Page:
Materials and Structural Integrity of ORE devices
This course is designed to provide students with advanced skills and knowledge in materials selection and assessment of the structural integrity of offshore renewable devices. It will cover the selection of construction materials in ORE, including traditional metallic materials, newer materials, such as fibre-reinforced composites and emerging materials such as flexible materials. Students will explore the mechanical behaviour of each material category in a marine environment and understand the mechanisms of material failure in order that they can develop skills in the assessment and monitoring of structural integrity. The course will include site visits to see industry practice in the fields covered.
Resilience, Regulation & Certification
This course exposes the students to the need for and operation of standards and certification for ORE technologies. Standards create an important expected benchmark for quality, design and manufacturing processes for the different stakeholders (manufacturers, investors, and operators, insurers). This module introduces students to applicable offshore standards & certification requirements. They will gain and apply knowledge in the mechanisms and processes for certification, covering the principal stages for type and project approval. The course delivery makes extensive use of industry case studies (and guest lectures). It involves the students in a role-play simulation exercise, emulating type and project approval meetings between technology developers and certification agencies.
This course introduces business value within organisations and links it to critical maintenance and operation requirements for ORE infrastructure. It develops practical knowledge and skills in asset lifecycle management, including strategy, planning, lifecycle costing, business models and industry case studies. Research engineers will work with relevant supervisory control and data acquisition (SCADA)measurements to appreciate the importance for preventative/proactive maintenance. They will complete marine operations planning and modelling case studies using industry software (Mermaid).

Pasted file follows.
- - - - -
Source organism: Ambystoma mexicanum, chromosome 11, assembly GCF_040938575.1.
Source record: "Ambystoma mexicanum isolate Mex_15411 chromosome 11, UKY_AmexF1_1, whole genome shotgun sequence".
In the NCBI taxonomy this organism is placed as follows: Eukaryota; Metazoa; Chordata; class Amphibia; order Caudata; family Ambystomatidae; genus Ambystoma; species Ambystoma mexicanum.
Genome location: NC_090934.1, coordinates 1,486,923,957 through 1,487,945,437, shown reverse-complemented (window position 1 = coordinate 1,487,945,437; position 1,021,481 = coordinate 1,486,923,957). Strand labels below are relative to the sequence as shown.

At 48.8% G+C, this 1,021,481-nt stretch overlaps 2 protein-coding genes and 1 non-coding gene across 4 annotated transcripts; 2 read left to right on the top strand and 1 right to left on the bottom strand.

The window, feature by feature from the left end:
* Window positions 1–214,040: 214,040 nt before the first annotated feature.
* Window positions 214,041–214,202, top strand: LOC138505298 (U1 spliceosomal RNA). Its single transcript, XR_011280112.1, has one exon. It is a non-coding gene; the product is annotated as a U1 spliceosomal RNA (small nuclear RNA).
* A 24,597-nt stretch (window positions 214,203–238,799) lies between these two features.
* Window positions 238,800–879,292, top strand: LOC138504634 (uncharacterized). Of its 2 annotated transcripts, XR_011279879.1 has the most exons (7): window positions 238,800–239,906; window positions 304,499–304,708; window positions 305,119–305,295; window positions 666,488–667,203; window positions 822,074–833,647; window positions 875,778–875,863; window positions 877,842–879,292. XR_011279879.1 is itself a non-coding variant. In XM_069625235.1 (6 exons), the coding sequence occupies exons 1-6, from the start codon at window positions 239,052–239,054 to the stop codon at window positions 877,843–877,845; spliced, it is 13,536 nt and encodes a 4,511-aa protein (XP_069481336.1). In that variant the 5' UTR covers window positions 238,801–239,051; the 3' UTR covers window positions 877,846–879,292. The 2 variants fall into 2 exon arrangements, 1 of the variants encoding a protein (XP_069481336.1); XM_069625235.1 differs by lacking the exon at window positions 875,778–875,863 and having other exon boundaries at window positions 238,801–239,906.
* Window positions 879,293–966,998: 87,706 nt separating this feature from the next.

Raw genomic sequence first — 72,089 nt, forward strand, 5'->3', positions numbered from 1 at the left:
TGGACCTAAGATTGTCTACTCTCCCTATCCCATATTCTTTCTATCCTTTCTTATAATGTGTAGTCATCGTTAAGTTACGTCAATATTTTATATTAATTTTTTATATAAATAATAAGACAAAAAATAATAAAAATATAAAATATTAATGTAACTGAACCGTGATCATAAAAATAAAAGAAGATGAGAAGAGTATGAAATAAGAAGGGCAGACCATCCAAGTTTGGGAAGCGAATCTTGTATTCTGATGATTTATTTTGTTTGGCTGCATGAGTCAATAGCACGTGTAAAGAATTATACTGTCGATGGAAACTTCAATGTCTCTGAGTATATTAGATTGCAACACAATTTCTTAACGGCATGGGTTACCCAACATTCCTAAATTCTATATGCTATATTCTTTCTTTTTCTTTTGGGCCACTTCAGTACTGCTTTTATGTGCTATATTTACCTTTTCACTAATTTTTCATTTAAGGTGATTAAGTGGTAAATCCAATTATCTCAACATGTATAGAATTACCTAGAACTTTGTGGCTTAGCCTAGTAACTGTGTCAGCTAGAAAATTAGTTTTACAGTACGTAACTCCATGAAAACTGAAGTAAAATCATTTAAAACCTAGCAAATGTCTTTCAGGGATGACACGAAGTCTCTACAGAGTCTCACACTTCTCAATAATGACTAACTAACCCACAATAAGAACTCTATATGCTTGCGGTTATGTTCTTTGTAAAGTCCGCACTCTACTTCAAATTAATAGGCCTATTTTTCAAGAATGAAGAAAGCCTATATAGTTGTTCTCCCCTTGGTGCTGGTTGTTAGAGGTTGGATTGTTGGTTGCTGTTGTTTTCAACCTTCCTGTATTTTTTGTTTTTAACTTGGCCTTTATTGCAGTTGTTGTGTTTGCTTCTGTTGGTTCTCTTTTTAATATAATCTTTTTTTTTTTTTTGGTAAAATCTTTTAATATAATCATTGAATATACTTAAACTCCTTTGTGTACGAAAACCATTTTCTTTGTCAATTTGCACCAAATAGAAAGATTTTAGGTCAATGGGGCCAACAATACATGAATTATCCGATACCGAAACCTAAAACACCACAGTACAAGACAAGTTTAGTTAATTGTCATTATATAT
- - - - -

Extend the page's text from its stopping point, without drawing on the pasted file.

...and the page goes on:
Engineering for Sustainability
This module presents the principles of life cycle analysis and Circular Economy. It covers the assessment of resource conservation by optimal use of resources, including consideration of primary extraction processes, design/manufacturing/fabrication, improving product life and end of life usage. It also reviews the current and planned European legislation that is of relevance to materials and energy and considers its implementation in the UK.
Thesis Writing and Viva Preparation
These two, non-credit bearing courses will be provided by the partner universities’ academic excellence programmes and are offered to all PhD and EngD students in the institutions. They support the timely writing of a high-quality thesis and prepare the students for the viva voce examination. Students will also be encouraged to take on-line courses that further improve their presentation skills.
Students will also be able to take additional, not-for-credit, specialist courses in software engineering and parallel computing (from the Edinburgh Parallel Computing Centre), offshore access, and advanced courses on hydrodynamic testing (at Edinburgh and Strathclyde) through the H2020 MARINET2 project.